China now has a new launch service provider and a big, new flight-proven rocket.
The four-stage Lijian 1 rocket, also referred to as ZK-1A, lifted from the Jiuquan Satellite Launch Center at 12:12 a.m. EDT (0412 GMT; 12:12 p.m. local time) on July 27, carrying six satellites into orbit on its debut flight.
The 100-foot-tall (30 meters) rocket — China’s largest solid-fueled launch vehicle — was developed by CAS Space, a spinoff from the state-owned Chinese Academy of Sciences (CAS). The mission was CAS Space’s first launch, but the firm also has plans for larger rockets, as well as a familiar-looking concept for suborbital space tourism.
The main payload for the launch was the 1,140-pound (640 kilograms) Space New Technology Experimental Satellite (SATech (opens in new tab)), which carries 15 payloads for science experiments and technology verification. Goals include solar, Earth and infrared observation, and a hyperspectral camera and X-ray telescope are among the instruments. The satellite was developed by the Innovation Academy for Microsatellites under CAS.
Another satellite, called Jinan 1, will conduct key distribution experiments in low Earth orbit after a month of testing, according to the South China Morning Post (opens in new tab). China launched the pioneering Mozi quantum science satellite in 2016, but Jinan 1, at around one-sixth the mass of Mozi, seeks to prove low-cost, miniaturized quantum key distribution (QKD) technology with the new test.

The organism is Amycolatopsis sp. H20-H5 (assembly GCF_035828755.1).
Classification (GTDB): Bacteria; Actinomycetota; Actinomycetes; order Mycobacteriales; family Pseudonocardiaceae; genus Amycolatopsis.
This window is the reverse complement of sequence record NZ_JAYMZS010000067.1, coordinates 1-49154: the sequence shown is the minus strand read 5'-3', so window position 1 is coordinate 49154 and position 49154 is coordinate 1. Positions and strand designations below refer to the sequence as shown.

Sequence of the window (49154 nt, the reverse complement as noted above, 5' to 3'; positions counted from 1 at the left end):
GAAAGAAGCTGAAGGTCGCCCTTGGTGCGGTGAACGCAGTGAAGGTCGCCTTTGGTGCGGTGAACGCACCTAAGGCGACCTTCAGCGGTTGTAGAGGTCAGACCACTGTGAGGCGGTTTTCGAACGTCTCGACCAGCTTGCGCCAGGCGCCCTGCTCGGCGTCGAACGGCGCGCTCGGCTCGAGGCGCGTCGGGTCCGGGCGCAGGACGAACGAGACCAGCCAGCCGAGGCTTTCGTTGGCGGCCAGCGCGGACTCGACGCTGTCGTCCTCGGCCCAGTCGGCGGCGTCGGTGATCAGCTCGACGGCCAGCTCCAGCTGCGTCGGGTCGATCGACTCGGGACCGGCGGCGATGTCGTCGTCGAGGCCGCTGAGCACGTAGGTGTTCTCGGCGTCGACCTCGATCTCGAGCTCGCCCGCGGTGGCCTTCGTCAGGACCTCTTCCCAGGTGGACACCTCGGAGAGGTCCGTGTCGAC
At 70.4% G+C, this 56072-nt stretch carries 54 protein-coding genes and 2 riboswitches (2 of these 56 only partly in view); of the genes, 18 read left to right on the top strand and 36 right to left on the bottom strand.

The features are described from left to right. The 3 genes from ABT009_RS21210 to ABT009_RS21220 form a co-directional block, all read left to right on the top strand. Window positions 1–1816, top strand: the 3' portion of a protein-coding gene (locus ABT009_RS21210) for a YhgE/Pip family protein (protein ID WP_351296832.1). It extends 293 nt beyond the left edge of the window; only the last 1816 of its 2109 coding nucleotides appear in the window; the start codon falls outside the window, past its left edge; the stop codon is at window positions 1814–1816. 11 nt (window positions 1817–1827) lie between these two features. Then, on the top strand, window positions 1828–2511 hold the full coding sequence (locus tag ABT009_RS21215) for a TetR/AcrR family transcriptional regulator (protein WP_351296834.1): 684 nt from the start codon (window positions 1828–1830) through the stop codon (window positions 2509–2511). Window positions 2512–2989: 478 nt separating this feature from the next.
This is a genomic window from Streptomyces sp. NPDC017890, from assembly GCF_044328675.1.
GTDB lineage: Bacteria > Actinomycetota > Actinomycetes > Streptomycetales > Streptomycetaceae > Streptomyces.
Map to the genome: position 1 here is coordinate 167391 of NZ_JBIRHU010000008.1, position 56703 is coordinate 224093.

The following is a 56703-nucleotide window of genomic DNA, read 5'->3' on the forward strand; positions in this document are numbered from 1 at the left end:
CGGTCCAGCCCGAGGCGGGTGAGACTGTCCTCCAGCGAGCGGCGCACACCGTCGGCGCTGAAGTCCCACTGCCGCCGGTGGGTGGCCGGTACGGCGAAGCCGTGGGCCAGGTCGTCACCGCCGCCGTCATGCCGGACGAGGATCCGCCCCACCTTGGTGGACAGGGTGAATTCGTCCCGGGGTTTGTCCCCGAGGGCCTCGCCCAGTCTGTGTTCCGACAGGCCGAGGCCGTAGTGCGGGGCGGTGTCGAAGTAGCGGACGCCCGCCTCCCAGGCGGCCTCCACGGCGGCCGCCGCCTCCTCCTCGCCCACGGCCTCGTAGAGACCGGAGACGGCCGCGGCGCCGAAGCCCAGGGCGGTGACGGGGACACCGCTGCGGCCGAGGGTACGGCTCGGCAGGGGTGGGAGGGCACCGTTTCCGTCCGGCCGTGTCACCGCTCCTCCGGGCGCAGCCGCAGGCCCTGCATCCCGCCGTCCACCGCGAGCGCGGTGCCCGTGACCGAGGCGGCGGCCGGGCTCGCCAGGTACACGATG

The launch also carried four other small spacecraft, including a spherical atmospheric density detection test satellite, a pair of satellites for testing electromagnetic assembly mechanisms in orbit and the Nanyue Science Satellite, which will be used for science popularization.
China has conducted 29 orbital launches in 2022 as of early August. The Lijian 1 launch is one of just three that did not rely on Long March rockets from China’s main space contractor, CASC.